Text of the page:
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Women ministering among the Celts

The 'Bean-tighe'

in ancient Britain and Ireland

Christian communities among the ancient Celts in Britain and Ireland seem to have met in house churches, that is: in the private homes of prominent Christians. Visiting priests would administer baptism and preside over the Eucharist. But in their work they were assisted by women whose title in old British Celtic and in Irish/Gaelic may have been Bean-tigh(e), literally: 'mistress of the home', 'hostess' (see below no 3). Perhaps this was not a class of ministers who were formally installed. In the situation of house churches, it would have been natural for the visiting priest to recruit one or two prominent women in the main household(s?) to help him as Bean-tighe for the occasion or for a particular purpose.

The Bean-Tighe served at the altar and helped the priests distribute communion. She also assisted at the baptism of women catechumens, helping these to strip naked, anointing them with oil and submerging them in the water of the baptismal font. The Bean-tighe probably played an active role in other pastoral work among women in her neighbourhood, such as instructing catechumens and visiting the sick in their homes.

  1. The cultural background of the house churches
  2. Ministers at baptism
  3. Assistants at the Eucharist
  4. The testimony of Pelagius
  5. Women ministers in Ireland

1. The cultural background of the house churches

Archeology tells us that Christianity practised among the Romano-Britons was centered on the home, there being no public places of worship except for the official temple cults. At that time the liturgy was flexible, with masses being celebrated in the homes. Because of the Roman persecutions and pagan prejudices, Christians kept a low profile in society as regards their religious beliefs: they used coded signs such as the Chi-Rho (first two letters of Christ in Greek), fish  (ICHTHUS) and the kiss of peace.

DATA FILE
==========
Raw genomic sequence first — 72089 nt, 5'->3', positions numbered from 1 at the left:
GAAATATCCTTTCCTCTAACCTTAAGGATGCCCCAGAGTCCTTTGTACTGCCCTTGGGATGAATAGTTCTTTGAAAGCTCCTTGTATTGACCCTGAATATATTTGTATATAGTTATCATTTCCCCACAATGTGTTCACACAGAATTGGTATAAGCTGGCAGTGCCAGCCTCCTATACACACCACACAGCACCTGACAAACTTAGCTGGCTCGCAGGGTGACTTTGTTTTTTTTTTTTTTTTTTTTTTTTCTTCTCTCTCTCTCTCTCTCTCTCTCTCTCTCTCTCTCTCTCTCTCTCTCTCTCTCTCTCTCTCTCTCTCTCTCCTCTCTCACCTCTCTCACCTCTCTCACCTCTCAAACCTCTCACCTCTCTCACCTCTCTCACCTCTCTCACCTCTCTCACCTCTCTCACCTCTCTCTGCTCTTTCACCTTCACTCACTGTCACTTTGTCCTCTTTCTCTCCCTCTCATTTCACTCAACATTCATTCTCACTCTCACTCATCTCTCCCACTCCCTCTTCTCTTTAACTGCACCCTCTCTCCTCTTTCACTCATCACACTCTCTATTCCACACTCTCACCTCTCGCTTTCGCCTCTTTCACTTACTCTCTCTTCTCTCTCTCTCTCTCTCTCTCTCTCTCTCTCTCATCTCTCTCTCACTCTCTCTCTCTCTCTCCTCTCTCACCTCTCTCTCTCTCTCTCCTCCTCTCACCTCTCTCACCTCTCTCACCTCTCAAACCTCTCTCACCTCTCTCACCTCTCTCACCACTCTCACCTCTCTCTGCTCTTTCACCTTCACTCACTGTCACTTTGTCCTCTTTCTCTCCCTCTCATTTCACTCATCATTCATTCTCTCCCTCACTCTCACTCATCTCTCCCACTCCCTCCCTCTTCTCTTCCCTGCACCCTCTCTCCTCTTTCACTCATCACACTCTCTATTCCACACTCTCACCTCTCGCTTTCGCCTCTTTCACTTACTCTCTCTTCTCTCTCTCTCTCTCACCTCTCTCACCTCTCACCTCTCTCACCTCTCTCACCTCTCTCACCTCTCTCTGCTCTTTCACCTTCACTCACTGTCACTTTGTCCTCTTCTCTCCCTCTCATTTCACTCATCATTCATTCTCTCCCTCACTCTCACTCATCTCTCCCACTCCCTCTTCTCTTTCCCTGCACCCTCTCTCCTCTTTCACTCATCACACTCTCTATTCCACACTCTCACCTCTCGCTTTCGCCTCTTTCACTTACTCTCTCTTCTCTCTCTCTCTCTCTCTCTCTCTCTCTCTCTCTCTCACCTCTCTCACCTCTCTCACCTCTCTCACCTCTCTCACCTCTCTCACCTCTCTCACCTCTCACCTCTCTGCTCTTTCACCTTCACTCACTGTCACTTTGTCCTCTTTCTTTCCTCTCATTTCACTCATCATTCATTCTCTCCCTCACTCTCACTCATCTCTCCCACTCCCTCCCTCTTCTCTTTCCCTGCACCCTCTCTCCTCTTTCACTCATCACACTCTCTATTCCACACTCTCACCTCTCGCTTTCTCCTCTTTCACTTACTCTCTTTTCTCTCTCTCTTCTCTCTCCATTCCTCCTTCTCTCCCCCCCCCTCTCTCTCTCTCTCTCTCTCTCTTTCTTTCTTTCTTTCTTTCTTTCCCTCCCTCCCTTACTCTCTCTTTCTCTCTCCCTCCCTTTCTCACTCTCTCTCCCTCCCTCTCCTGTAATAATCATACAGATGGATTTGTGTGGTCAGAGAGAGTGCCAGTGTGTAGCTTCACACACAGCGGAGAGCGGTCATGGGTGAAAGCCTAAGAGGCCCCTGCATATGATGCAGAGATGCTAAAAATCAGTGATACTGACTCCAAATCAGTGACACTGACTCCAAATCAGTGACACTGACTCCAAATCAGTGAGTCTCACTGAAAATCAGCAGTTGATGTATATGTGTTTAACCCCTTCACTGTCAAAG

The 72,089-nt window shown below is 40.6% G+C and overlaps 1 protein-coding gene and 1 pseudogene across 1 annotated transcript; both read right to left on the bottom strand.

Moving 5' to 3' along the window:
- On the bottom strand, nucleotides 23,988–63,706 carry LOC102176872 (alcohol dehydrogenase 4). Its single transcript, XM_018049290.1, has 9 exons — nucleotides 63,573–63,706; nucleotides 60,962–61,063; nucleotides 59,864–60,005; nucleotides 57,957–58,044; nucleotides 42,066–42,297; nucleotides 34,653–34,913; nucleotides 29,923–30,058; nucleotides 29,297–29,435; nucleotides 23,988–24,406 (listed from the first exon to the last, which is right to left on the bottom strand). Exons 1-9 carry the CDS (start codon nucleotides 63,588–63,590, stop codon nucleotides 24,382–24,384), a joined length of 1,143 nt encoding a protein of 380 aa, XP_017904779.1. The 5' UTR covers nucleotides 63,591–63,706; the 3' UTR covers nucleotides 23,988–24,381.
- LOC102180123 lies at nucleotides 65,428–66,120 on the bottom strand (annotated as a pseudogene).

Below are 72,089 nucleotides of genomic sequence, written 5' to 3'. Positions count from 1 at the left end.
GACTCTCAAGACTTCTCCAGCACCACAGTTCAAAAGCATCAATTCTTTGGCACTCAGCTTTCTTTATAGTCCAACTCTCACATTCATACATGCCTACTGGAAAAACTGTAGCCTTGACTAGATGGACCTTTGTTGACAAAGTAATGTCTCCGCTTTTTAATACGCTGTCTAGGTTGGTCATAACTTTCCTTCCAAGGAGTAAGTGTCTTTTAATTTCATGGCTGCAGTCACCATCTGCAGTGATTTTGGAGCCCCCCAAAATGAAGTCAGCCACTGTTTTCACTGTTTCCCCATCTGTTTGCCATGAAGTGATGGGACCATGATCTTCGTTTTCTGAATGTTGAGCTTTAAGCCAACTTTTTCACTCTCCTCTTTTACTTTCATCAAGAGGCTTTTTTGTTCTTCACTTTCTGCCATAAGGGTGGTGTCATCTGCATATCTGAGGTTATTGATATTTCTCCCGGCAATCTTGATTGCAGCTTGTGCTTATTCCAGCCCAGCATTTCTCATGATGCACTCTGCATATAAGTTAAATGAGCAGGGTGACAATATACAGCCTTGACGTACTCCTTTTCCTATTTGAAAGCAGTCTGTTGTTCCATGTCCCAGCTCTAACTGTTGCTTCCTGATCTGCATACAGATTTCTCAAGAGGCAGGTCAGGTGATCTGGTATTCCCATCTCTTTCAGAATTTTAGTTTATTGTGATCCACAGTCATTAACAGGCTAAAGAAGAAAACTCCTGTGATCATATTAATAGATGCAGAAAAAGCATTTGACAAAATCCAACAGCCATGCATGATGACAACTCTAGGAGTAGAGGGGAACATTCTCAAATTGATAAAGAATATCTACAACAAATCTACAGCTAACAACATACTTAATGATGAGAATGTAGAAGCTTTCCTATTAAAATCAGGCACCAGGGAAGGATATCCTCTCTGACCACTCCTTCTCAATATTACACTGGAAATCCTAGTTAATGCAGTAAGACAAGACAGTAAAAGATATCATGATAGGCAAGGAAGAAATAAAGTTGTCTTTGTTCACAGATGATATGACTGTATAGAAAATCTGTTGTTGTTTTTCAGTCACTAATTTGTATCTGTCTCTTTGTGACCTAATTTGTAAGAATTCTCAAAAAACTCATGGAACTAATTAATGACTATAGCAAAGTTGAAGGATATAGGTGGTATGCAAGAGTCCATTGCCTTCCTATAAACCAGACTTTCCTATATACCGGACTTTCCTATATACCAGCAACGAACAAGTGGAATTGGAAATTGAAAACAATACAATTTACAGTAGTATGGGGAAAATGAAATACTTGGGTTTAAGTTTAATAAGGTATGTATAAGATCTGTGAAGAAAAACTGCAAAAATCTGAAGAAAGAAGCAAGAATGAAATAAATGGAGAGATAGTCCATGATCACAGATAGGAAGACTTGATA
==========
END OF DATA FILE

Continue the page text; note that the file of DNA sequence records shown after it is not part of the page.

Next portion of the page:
At Lullingstone, Kent, in the Darenth valley, the remains of a Roman villa were excavated in 1949. The villa had been built in the late first century AD, and altered and extended several times in the succeeding 300 years. There was evidence for pagan worship at the site well into the fourth century AD, but eventually the family which ran the estate adopted Christianity. At this early date in the history of Christianity, house-chapels and other types of accommodation must have been at least as common as purpose-built churches. A small suite of first-floor rooms at Lullingstone (probably provided with external access) was set aside as a Christian place of worship.

The walls were decorated with elaborate paintings on Christian themes, which have been partially reconstructed. The image above shows a fresco of large praying figures, socalled 'orantes'. The figures pose with upraised hands in an attitude still used by Christian priests when praying before a congregation. This posture of praying, also found in the Christian catacombs, probably reflected Christians anticipating the resurrection with Christ, the eschatological hope expressed in the Eucharist. More about this here.

An analysis of the figures shows both men and women among them, all marked with the cross. The one totally on the right is a man who, perhaps, lifts his left hand in blessing (see above). The figure totally on the left (see detailed image below) is a woman. She wears a white tunic, a shoulder wrap made of pieces of fur and over it all a red cloak. All six figures wear similar dresses

2. Ministers at baptism

Archeology in Britain has found the remnants of ca 20 baptismal tanks made of lead. Many of them were clearly labeled as Christian by crosses or CHI-RO signs. These tanks were heavy: they measured about one meter across and half a meter deep. These tanks are unique to ancient Britain they are found nowhere else.